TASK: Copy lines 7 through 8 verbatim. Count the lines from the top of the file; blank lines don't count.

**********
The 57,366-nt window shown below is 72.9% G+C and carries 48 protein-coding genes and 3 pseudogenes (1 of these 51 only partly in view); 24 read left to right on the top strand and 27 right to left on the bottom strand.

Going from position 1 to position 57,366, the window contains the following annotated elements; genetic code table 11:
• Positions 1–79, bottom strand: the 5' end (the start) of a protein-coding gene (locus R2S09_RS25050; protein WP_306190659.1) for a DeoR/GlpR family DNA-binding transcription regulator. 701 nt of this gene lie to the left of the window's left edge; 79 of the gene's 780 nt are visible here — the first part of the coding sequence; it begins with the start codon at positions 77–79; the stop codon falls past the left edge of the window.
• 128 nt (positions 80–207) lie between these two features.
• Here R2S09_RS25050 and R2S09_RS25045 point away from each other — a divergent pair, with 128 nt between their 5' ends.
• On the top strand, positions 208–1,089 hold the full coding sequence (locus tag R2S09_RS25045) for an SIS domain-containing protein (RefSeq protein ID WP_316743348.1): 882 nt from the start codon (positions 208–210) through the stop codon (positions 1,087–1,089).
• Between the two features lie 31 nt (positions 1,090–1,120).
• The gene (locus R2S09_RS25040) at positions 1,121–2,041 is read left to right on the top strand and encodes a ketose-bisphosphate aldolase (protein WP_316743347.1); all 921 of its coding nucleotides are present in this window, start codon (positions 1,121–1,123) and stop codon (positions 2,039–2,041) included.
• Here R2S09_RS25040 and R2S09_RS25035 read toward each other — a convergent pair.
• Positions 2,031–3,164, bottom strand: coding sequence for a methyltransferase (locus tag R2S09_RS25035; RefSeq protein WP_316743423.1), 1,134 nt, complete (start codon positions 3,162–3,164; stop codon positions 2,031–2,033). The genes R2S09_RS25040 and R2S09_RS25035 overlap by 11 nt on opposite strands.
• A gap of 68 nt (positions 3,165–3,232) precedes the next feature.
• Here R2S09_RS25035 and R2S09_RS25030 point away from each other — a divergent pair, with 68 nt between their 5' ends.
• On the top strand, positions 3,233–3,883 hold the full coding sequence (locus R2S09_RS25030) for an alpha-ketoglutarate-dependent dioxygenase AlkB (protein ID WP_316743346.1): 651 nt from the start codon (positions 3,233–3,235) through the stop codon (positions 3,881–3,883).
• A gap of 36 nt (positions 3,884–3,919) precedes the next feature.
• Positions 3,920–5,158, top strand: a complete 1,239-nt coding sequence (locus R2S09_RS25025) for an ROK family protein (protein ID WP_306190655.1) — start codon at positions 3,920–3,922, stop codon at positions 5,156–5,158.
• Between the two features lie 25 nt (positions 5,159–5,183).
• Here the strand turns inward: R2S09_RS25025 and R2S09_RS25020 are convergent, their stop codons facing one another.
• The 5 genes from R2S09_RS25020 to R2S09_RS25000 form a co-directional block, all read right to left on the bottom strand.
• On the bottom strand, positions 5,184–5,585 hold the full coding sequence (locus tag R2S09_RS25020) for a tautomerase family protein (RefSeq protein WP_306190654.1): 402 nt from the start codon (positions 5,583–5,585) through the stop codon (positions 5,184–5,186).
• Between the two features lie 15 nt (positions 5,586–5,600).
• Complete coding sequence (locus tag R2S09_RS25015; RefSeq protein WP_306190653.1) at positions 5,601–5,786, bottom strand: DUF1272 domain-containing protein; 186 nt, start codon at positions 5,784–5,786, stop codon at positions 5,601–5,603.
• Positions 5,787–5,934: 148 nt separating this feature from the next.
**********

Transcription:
• Between the two features lie 31 nt (positions 1,090–1,120).
• The gene (locus R2S09_RS25040) at positions 1,121–2,041 is read left to right on the top strand and encodes a ketose-bisphosphate aldolase (protein WP_316743347.1); all 921 of its coding nucleotides are present in this window, start codon (positions 1,121–1,123) and stop codon (positions 2,039–2,041) included.